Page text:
ERIC Number: ED234351
Record Type: RIE
Publication Date: 1983-May
Reference Count: 0
Using Jackdaws to Build Background and Interest for Reading.
Rasinski, Timothy V.
Jackdaws are collections of interesting artifacts that provide information about a particular subject, period, or idea, and build background and interest in works of literature for children. Jackdaws are easy to construct: practically anything that is related in some fairly direct way to a piece of literature and that can aid a student's comprehension or interest in a book is eligible, including photographs, recordings, movies, period songs or music, news articles, time lines and maps, biographical sketches of authors, and lists of related books. The teacher can introduce jackdaw items either as a prelude or as a conclusion to a book, or even at appropriate points in the the story. They can also be placed in a reading corner for independent exploration. As students become familiar with jackdaws, they can be asked to add to existing ones or to construct ones of their own, an excellent extension activity following the completion of a story or book. Students can then share their jackdaws with the class or in small groups. Preservice teachers who have used jackdaws in their classroom training report that the collections helped involve bored students, increased understanding, and made classroom discussions more vital. Jackdaws also seemed to attract students to books, a primary goal of reading instruction. (HTH)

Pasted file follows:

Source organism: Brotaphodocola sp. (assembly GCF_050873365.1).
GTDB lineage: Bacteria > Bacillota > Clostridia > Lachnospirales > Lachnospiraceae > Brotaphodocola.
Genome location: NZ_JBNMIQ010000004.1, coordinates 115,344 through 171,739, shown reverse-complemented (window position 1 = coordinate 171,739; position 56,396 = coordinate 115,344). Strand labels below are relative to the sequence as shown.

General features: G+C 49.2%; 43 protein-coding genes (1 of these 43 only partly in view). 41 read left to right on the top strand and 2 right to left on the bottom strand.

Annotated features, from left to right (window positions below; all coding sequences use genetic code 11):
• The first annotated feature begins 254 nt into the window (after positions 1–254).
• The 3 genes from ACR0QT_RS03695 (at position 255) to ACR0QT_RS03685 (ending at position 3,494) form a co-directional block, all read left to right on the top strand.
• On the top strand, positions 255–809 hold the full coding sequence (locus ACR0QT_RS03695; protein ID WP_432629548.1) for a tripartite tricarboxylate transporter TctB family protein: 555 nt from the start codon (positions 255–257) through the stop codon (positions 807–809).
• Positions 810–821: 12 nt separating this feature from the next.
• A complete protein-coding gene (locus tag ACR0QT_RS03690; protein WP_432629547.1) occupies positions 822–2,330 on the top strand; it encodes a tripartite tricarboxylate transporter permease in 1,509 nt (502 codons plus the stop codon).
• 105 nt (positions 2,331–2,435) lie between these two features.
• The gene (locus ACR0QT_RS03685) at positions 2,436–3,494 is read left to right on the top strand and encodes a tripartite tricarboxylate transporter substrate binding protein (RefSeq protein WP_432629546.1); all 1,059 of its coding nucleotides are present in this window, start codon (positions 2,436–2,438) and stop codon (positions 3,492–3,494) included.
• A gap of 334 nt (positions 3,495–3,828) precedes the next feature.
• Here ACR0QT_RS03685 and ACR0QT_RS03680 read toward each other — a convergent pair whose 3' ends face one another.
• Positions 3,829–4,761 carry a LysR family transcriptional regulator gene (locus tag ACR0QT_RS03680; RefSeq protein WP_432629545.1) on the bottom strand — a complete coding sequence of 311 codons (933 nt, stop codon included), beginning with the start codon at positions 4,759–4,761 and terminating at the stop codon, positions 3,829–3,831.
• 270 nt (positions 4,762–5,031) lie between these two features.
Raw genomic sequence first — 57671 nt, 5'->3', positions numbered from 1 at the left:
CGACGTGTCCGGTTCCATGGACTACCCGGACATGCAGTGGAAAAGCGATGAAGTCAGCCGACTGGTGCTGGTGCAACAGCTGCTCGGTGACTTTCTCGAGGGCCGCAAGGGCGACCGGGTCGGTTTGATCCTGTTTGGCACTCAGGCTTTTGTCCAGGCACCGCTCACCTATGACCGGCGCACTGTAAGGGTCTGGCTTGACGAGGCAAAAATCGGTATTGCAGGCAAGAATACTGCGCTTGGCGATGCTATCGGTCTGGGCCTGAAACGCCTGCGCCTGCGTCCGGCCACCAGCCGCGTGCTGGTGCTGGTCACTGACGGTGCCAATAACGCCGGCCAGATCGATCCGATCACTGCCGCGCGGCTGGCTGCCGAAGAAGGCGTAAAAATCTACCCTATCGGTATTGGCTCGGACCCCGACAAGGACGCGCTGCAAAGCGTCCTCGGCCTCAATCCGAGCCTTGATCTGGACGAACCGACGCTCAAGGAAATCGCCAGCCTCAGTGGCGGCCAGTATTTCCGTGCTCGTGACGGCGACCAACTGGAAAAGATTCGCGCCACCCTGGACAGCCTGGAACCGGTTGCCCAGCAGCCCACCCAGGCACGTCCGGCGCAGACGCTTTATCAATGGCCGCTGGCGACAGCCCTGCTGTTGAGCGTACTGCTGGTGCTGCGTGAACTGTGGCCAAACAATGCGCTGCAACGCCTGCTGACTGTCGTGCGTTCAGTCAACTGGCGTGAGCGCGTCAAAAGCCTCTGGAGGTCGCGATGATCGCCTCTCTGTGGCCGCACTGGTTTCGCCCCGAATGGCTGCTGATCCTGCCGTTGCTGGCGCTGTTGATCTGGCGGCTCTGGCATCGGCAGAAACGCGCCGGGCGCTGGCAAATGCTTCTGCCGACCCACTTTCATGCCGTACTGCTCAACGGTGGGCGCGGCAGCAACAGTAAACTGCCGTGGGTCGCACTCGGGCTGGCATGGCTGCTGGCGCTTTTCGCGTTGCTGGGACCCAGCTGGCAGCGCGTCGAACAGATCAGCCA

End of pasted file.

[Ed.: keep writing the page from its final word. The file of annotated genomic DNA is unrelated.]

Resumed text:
Publication Type: Reports - Descriptive; Speeches/Meeting Papers
Education Level: N/A
Audience: Teachers; Practitioners
Authoring Institution: N/A
Note: Paper presented at the Annual Meeting of the International Reading Association (28th, Anaheim, CA, May 2-6, 1983).